“I’m Elizabeth Warren, and this is my first Democratic convention. Never thought I’d run for Senate. And I sure never dreamed that I’d get to be the warm-up act for President Bill Clinton,” she told the delegates that night, nervously beginning her address.

She went on to defeat Brown that November and came to the Senate as a rising star, but one who was unsure of how to use her profile.

Warren has largely refused to deal with mainstream political media, breezing through the Capitol hallways without even pausing to decline comment to any reporter asking a question.

For the most part, Warren deals with liberal media such as the Huffington Post and MSNBC’s Rachel Maddow.

That has helped her become a liberal firebrand and a powerful figure who can upend her allies if they’re not careful.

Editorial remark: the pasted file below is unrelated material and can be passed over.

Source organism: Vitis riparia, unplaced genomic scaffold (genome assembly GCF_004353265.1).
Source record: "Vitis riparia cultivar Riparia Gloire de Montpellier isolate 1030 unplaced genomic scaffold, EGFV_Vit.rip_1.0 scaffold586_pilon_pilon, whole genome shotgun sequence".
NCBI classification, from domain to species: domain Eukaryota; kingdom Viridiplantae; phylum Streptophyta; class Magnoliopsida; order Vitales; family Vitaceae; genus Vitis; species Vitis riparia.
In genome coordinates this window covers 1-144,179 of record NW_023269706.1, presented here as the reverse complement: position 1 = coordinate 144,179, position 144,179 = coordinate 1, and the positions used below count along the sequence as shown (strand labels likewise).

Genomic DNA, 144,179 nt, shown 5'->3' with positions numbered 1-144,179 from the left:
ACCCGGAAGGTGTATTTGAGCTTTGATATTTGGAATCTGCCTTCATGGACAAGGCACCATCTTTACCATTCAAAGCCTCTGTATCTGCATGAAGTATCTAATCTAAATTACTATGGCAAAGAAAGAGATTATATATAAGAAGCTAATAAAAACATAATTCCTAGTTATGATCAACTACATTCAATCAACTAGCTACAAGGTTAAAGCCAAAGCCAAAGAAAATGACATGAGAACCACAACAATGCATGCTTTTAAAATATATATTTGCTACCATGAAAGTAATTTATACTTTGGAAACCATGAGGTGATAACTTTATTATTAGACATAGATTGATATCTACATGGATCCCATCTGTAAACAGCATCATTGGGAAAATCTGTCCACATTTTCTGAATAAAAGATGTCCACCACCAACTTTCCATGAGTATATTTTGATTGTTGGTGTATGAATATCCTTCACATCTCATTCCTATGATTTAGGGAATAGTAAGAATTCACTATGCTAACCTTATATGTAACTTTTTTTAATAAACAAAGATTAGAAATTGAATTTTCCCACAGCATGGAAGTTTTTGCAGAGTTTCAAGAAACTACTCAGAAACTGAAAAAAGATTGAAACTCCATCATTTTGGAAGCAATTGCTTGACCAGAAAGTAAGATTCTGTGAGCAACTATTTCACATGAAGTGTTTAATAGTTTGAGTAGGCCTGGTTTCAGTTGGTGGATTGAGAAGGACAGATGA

Two prime examples were Obama’s consideration of Lawrence Summers to become chairman of the Federal Reserve and Antonio Weiss to be a top Treasury Department official. Warren joined forces with other liberals opposing both of those choices over their ties to Wall Street and rallied other Democrats to join her, leading to neither man getting confirmed to those posts.

In late 2014, Warren nearly provoked a government shutdown because she opposed a measure that was included in a spending bill that loosened a regulation on financial trades.

The provision wasn’t controversial at first, winning support from many Democrats.

But once Warren pounced, several dozen House Democrats backed off their previous support and, while the spending bill and its banking provision did become law, Warren sealed her place as the most important voice on banking issues.